Jessie Adcock, Chief Digital Officer, City of Vancouver

Jessie Adcock, City of Vancouver Chief Digital Officer | BCBusiness

When the City of Vancouver announced last September it had hired someone to oversee its digital strategy, the role was a bit of a mystery. In her own words, Vancouver’s newly appointed chief digital officer tells us exactly what she plans to do

What were your thoughts when you saw the job posting for a chief digital officer?
What a great opportunity within the city where I grew up. To see where the City has come to and then creating such a key position to move its strategy forward. I was just really excited. It’s a new title, it’s a new emerging discipline. Traditional organizations have operations, finance, customer service, marketing, etcetera, but the realm of digital is an emerging discipline and it was a great opportunity to demonstrate leadership in that area.

How do you find working in government compared to the roles you held at HSBC over the past 10 years?
Stepping into an achievement-oriented culture makes the transition from private sector easy. We’re breaking new ground in Vancouver and the digital strategy has paved the way for innovation to occur around how government can deliver a better citizen experience, and how we can partner with the business community to create economic opportunities.

What is your mandate as the City’s first chief digital officer?
My mandate is to enable us as an organization to become more strategic with a view to establishing Vancouver as a leader not only in e-government, but also as a leading global digital city. My job is to champion and support the City’s efforts to make sure that digital technology makes it easier for people to do business with City Hall, creates new business opportunities for our local economy and that it facilitates engagement with our public.

What other positions will you be filling in the digital governance team?
What we’re trying to do right now is establish a model that works within the constructs of what the City already has. We’re trying to create a framework that allows us to work intelligently and hopefully to meet the needs of a lot of different groups around the city. We’ll be starting off using the resources that we have at our disposal.

Why do you think a digital strategy is important to the City of Vancouver?
Digital technology is transforming the way that we operate. The advent of technologies—the rate of information exchange—creates new expectations for businesses, and for engagement between businesses, citizens and government. The digital strategy will help us transform ourselves in a way that will enable us to modify and keep up with change in society. Where do you see the most change? Many citizens, visitors and businesses want to conduct their City business online, and that means change internally and externally. Really, I see the City moving ahead to catch up with other sectors like banking, who are already supporting a digital interface. When we achieve that digital connection, we will be a leader in e-government.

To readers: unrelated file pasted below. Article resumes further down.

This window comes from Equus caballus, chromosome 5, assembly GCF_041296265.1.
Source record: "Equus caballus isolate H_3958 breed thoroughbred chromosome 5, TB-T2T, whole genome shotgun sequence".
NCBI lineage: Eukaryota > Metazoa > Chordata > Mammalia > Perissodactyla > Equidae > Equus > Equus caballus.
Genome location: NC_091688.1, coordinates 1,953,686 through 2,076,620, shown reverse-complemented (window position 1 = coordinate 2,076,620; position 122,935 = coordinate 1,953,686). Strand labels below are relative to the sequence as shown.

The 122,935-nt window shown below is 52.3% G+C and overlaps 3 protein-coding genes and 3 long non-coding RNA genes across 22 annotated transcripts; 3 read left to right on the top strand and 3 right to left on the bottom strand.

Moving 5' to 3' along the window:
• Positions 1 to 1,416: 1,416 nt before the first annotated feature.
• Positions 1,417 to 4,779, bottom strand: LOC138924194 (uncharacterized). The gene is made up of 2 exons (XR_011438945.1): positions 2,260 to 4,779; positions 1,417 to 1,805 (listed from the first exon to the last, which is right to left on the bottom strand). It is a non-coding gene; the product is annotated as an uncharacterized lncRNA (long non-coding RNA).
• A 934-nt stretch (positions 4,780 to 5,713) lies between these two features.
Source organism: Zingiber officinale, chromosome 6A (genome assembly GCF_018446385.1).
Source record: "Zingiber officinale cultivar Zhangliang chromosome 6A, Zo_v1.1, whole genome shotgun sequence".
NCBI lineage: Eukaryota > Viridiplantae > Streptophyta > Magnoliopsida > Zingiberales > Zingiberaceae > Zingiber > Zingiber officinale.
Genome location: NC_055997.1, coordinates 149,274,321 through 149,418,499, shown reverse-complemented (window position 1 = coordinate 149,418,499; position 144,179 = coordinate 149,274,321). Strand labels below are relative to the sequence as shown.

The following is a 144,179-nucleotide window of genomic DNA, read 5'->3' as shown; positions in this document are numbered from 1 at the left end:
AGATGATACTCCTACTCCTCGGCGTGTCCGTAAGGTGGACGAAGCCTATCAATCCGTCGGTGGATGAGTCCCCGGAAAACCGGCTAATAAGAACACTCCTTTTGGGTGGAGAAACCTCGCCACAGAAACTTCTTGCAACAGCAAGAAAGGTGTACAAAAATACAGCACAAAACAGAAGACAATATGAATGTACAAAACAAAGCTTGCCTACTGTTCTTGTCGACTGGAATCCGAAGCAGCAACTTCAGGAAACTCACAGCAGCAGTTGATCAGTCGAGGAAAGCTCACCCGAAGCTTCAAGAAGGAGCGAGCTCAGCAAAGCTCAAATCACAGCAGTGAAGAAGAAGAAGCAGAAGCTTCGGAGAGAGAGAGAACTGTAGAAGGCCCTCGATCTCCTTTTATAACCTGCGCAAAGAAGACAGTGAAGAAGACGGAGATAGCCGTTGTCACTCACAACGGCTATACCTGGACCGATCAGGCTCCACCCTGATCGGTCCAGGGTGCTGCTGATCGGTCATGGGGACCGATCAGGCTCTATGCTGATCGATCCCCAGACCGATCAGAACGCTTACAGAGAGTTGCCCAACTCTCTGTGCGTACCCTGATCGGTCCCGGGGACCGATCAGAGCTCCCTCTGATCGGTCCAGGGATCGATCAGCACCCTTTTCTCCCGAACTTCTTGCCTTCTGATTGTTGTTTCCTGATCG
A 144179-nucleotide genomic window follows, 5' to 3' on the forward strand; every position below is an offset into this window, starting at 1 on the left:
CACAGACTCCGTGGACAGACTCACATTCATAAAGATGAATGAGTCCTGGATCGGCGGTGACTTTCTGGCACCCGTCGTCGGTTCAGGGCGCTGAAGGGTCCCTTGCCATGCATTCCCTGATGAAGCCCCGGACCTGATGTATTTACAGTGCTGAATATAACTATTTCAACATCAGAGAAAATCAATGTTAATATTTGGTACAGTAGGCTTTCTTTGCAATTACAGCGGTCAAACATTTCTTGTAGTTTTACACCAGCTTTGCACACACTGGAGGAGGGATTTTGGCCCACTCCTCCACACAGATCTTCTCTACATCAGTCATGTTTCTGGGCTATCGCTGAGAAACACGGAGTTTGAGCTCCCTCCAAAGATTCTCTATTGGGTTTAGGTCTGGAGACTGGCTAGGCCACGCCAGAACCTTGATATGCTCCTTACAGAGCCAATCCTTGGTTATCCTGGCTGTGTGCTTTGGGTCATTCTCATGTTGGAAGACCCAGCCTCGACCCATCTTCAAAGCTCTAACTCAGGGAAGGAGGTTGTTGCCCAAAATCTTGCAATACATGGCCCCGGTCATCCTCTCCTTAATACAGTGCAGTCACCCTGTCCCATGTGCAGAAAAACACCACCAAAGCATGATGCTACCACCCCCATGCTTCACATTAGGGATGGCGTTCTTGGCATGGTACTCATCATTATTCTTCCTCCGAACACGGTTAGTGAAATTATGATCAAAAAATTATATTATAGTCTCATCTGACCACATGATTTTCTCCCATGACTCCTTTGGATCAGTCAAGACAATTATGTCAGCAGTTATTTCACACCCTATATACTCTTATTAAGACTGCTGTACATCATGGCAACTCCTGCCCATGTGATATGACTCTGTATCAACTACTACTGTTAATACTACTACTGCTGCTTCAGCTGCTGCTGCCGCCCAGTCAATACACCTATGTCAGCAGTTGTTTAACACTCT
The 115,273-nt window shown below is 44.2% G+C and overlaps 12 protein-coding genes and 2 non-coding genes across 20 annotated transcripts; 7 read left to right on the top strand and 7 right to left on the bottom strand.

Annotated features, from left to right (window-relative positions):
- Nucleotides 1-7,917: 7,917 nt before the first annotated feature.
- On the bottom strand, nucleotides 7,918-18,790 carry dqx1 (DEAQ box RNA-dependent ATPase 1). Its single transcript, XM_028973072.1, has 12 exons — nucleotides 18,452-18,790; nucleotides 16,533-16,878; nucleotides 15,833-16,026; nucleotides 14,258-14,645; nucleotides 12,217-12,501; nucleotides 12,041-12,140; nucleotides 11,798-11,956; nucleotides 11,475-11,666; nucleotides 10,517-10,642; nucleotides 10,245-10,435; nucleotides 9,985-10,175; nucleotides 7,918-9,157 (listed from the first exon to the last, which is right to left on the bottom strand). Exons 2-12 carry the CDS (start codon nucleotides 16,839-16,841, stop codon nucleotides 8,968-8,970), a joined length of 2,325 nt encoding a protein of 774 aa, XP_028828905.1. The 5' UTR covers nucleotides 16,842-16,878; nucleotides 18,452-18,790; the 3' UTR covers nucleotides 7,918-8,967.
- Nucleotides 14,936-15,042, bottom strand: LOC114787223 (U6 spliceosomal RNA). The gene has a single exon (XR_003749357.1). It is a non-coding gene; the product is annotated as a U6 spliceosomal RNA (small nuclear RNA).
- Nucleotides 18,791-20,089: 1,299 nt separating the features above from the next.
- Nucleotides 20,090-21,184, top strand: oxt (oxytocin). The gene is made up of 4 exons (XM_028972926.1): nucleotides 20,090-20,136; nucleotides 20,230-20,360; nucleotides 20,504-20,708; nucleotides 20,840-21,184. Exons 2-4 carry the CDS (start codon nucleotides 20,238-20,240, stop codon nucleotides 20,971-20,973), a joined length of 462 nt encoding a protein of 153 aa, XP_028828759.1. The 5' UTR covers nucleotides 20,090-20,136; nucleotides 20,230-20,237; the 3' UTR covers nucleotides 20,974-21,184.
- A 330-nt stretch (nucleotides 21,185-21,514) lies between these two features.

What are the hallmarks of a digitally mature city?
A digitally mature city is one where we have good connectivity and infrastructure, we have innovative services to meet the needs of people, government, employees, citizens, businesses. Open data, a strong social media strategy, connections into local businesses—all of those things foster the emergence of economic opportunities under digital.

What are your priorities for 2014 in terms of implementing the strategy?
The strategy lays out nine priority areas specifically chosen to move the dial on digital maturity, and they range from moving City services online to expanding the open-data program, but all nine together will position the city for success.

Which of those nine is focused on Vancouver’s businesses?
The strategy has four key themes and one of those themes is the digital economy, and so I think the initiatives that progress under that theme will enable us to become a leader in supporting innovation and growth in the economy and also creating partnerships between different organizations within Vancouver to generate thought leadership around what the digital economy can do.

Is there any part of the strategy that will attract more tech companies or help the ones here grow?
Absolutely. In partnership with the Vancouver Economic Commission, we’re looking at different types of programs—partner programs, proof-of-concept programs, incubator programs—for digital companies. We’re also looking internally within the City to create a favourable regulatory framework and environment that supports the digital industry specifically. The Vancouver Public Library is a key digital enabler for everyone in the city, in terms of access, education, support—the services that VPL offers, from Internet access to sessions in computer basics—those are all key enabling services. They have a very big role to play.

How are you going to measure the digital strategy’s success?
We’re developing plans that will see the number of online services increase year over year. What we’ll be looking at is evaluating metrics around assessing the number of online services and seeing where it grows to.